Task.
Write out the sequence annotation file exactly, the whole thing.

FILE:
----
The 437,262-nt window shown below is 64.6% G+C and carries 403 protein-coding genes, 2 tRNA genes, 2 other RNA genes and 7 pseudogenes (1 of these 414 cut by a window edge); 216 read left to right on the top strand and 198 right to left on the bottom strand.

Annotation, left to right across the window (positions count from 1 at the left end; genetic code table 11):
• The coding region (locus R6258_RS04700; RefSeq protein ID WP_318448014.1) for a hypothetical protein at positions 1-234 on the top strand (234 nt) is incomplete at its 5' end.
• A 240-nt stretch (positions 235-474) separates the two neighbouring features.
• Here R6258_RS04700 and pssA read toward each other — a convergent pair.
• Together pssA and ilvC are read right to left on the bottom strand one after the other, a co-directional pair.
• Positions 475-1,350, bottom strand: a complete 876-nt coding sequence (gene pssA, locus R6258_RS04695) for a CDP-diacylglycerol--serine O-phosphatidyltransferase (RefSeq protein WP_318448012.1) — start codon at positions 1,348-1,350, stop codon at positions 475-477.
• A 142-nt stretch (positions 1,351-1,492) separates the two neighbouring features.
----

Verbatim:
The 437,262-nt window shown below is 64.6% G+C and carries 403 protein-coding genes, 2 tRNA genes, 2 other RNA genes and 7 pseudogenes (1 of these 414 cut by a window edge); 216 read left to right on the top strand and 198 right to left on the bottom strand.

Annotation, left to right across the window (positions count from 1 at the left end; genetic code table 11):
• The coding region (locus R6258_RS04700; RefSeq protein ID WP_318448014.1) for a hypothetical protein at positions 1-234 on the top strand (234 nt) is incomplete at its 5' end.
• A 240-nt stretch (positions 235-474) separates the two neighbouring features.
• Here R6258_RS04700 and pssA read toward each other — a convergent pair.
• Together pssA and ilvC are read right to left on the bottom strand one after the other, a co-directional pair.
• Positions 475-1,350, bottom strand: a complete 876-nt coding sequence (gene pssA, locus R6258_RS04695) for a CDP-diacylglycerol--serine O-phosphatidyltransferase (RefSeq protein WP_318448012.1) — start codon at positions 1,348-1,350, stop codon at positions 475-477.
• A 142-nt stretch (positions 1,351-1,492) separates the two neighbouring features.